It is understandable that opposition to contraception has become, in the popular mind, the main defining feature of Roman Catholicism, or at least its senior hierarchy.
And it is notable that the RC Church hierarchy has utterly failed to convince its flock to follow this teaching - since the most RC dominated countries of Europe are among those with the lowest fertility (Ireland, Spain, Italy).
To have failed does not, of course, mean that the RC hierarchy were wrong. Indeed, they may have had little choice in the matter since sex-without-conception was the main (ahem) thrust of the culture war when Leftism clashed with institutional religion from the mid-1960s onwards.
But the deep problem of the RC emphasis on no-contraception is that it strikes so many people as senseless - specifically, I mean in breach of common sense.
This is probably because the RC opposition to contraception is not common sense, nor is it core Christian teaching; rather it is a distal, logico-philosophical consequence of some core Christian teachings.
In particular, the opposition is expressed in Thomistic terms of the intrinsic function of sex, as inferred from the complementarity of sexes, that they fit together - plus some scriptural back-up, and therefore the permissible occasions and types of sex.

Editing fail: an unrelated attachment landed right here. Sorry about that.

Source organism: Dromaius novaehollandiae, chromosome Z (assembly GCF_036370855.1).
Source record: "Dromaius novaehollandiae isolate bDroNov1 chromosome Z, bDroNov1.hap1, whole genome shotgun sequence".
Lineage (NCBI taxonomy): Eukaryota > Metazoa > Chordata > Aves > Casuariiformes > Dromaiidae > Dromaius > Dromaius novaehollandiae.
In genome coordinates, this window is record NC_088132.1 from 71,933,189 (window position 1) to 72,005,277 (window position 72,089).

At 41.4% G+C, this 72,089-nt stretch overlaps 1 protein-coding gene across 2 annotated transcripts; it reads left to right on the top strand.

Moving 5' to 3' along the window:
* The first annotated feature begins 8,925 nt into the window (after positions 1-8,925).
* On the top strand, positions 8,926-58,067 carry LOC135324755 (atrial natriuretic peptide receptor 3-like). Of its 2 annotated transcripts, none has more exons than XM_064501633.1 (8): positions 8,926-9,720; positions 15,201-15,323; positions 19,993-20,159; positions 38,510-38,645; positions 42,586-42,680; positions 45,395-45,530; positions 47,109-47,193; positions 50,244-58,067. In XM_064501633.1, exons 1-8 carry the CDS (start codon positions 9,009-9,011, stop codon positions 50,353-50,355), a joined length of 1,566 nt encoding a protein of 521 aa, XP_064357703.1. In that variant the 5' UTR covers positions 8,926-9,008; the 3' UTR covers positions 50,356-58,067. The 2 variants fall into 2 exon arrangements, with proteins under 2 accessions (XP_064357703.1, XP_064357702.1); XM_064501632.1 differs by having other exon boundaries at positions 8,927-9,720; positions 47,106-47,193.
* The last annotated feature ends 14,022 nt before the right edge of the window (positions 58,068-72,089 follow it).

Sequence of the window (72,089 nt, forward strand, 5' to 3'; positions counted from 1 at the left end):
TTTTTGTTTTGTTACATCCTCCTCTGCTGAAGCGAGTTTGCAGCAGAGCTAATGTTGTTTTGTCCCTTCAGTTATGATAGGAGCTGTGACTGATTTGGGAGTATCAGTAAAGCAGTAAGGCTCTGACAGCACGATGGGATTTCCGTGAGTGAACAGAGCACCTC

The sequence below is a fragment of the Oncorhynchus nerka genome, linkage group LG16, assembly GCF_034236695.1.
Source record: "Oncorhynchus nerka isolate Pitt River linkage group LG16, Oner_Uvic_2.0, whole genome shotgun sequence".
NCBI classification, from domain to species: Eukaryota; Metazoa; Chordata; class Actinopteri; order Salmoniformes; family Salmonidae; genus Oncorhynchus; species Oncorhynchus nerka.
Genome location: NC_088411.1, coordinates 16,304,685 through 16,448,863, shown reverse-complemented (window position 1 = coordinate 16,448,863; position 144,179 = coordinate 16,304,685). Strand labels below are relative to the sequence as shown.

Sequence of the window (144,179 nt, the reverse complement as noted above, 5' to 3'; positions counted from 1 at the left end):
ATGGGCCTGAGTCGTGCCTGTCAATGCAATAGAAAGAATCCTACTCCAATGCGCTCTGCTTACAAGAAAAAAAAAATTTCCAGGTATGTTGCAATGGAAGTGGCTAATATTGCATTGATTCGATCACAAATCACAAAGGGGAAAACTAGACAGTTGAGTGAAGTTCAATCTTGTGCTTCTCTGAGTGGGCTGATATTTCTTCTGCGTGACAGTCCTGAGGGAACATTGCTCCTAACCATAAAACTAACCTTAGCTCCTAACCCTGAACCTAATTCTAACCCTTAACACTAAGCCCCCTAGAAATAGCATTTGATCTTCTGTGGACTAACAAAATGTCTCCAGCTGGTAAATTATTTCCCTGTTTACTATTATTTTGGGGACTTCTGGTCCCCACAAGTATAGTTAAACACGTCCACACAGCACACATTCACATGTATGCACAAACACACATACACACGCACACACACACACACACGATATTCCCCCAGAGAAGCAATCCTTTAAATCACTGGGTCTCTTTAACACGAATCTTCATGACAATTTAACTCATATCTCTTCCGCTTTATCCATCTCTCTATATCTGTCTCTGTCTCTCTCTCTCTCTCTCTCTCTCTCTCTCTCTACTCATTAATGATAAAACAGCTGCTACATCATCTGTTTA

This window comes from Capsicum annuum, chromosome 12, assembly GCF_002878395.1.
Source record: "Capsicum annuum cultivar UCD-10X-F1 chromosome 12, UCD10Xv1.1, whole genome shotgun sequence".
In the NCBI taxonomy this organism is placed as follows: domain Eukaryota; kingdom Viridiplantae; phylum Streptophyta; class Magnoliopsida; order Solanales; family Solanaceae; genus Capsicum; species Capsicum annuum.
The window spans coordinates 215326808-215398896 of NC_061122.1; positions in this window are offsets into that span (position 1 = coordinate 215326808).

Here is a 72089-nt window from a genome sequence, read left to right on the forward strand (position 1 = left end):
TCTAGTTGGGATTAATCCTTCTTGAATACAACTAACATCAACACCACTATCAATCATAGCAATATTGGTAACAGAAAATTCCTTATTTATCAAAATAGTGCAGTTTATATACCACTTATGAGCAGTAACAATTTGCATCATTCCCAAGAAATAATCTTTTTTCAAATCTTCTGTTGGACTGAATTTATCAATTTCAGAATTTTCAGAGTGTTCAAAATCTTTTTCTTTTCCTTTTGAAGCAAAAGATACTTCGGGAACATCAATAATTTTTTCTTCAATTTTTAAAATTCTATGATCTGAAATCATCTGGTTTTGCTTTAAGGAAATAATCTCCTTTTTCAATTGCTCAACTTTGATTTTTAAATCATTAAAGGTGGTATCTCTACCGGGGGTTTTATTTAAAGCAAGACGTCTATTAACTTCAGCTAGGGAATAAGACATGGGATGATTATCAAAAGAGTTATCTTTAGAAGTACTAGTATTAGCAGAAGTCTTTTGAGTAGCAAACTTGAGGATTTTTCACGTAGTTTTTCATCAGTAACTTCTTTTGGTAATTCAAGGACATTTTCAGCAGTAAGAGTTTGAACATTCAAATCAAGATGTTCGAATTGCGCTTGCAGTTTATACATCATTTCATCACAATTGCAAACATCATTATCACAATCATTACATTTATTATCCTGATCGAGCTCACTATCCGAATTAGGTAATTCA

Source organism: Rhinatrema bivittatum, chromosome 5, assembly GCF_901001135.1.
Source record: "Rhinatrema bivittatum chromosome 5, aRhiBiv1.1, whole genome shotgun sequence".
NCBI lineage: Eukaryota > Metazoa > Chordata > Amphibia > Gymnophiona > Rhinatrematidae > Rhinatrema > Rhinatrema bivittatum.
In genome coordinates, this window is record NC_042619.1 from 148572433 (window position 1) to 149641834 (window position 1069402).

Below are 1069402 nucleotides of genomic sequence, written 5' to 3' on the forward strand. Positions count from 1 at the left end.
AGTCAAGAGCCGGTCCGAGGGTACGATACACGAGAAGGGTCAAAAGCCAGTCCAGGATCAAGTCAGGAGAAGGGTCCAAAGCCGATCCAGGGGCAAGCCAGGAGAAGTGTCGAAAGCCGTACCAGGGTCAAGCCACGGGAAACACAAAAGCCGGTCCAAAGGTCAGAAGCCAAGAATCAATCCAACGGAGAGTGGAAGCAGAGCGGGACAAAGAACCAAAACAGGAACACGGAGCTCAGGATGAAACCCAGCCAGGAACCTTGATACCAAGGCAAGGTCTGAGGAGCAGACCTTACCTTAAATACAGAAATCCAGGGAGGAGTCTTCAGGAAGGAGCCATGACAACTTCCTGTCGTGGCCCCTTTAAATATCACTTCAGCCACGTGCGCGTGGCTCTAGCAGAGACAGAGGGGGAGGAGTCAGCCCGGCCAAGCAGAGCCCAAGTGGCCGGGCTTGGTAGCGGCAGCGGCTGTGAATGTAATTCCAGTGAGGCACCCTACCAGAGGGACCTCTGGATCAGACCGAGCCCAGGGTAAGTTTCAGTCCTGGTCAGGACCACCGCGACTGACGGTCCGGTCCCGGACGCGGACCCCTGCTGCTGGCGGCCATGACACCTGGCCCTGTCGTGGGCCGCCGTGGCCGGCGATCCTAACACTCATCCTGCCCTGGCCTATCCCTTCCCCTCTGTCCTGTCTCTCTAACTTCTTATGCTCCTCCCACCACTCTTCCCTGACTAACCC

All this is way too fine-spun and drawn-out for people to comprehend - especially modern people with their short attention span and impatience.
The obvious core basis of RC opposition to contraception is pro-natalism - that marriage should aim to be fertile, that having children is good, that larger families are better (so long as they are self-supporting, at any rate).
Yet, the attempt to yoke contraception to pro-natalism fails - there is no necessary nor observable reason why contraception cannot be linked with pro-natalism - as among the Mormons.
(Mormons are not exactly pro-, but in practice not-against-contraception, and nearly all Mormons use contraception. Yet Mormons, unlike Roman Catholics, have been successful in their pro-natalism, with significantly above-replacement family sizes (greater than 2.1 children per family) and much larger families than RCs especially among the wealthiest and most educated.)